One of my biggest concerns was having to sleep directly on the ground. In the old days, lodges had bunks covered with bough beds cut from conifer trees, but cutting vegetation today would not be very Leave No Trace friendly. The 1920 guidebook recommends carrying a pillowcase and filling it with leaves for added comfort. It was probably user error, but I was never able to get a bed of leaves to be “comfortable.” Sleeping became a moving target. On the plus side, I got early morning starts (birds begin to sing at 4:17 a.m. in mid-June, and it’s light enough to see the trail a little after 5:00).
My food was not much different than what folks carry today: cheese, trail mix, meat, bread. The biggest difference was the packaging. I carried food in waterproof cloth bags, packed blocks of wax-coated cheddar cheese, and repackaged all other food using wax paper, paper bags, or foil. I carried cans of salmon and anchovies, and tried to eat all canned foods during the first day of a resupply. I generated very little waste, and packed out all my trash in paper bags (after a couple of days on the trail, empty fish cans would stink to high heaven, and I wished I had a plastic bag). I was lucky to have great support, and could arrange food resupplies at road crossings. In 1917 hikers walked to local farms listed in the guidebook, and for small sums could get hot meals, a bed for the night, and staples such as meat, bread, and eggs.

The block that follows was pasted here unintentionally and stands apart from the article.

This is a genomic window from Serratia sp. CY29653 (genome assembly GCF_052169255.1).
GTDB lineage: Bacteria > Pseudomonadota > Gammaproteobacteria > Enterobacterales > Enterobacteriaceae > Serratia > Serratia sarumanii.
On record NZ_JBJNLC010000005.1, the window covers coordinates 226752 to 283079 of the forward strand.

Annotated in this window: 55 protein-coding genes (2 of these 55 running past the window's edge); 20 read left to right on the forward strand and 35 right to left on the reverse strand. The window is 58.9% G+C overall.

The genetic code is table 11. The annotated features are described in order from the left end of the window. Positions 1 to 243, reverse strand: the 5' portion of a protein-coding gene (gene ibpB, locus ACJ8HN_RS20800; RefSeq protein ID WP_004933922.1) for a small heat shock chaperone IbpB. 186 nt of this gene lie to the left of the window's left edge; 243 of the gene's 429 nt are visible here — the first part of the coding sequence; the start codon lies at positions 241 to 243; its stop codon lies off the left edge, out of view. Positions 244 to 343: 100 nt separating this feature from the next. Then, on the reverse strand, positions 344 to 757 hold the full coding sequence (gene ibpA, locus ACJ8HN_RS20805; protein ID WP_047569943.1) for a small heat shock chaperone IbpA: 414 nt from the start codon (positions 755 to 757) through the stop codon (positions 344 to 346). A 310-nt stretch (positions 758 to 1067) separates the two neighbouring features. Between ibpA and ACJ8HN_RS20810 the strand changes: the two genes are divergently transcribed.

Day 6. It’s pouring rain and I’m stopped at Governor Clement Shelter for breakfast. Anchovies, bread, and cheese with a chaser of nuts and chocolate. I like soaking up the leftover salty olive oil at the bottom of the anchovy can with bread. I know that I’m lingering too long over breakfast delaying the wet climb up Killington.
Since the pack basket had limited volume and heavy loads were uncomfortable, I decided to carry less food and use more frequent food drops. Despite my best efforts, I found it difficult to carry and eat enough food for the necessary calories. Lack of a big cooked meal at night was the biggest difference, and if I were to do it again, I would build in more time to prepare proper evening meals. In 1917 most shelters were equipped with cookware, and meals were prepared on wood stoves or open fires. Because shelters no longer have wood stoves and wood fires are not permitted at many overnight sites today, I carried an Esbit alcohol stove. The stove was good at boiling water, but it was not as successful at slow-cooking foods like rice and oats. So I gave up my alcohol stove early on, and relied mostly on dry food.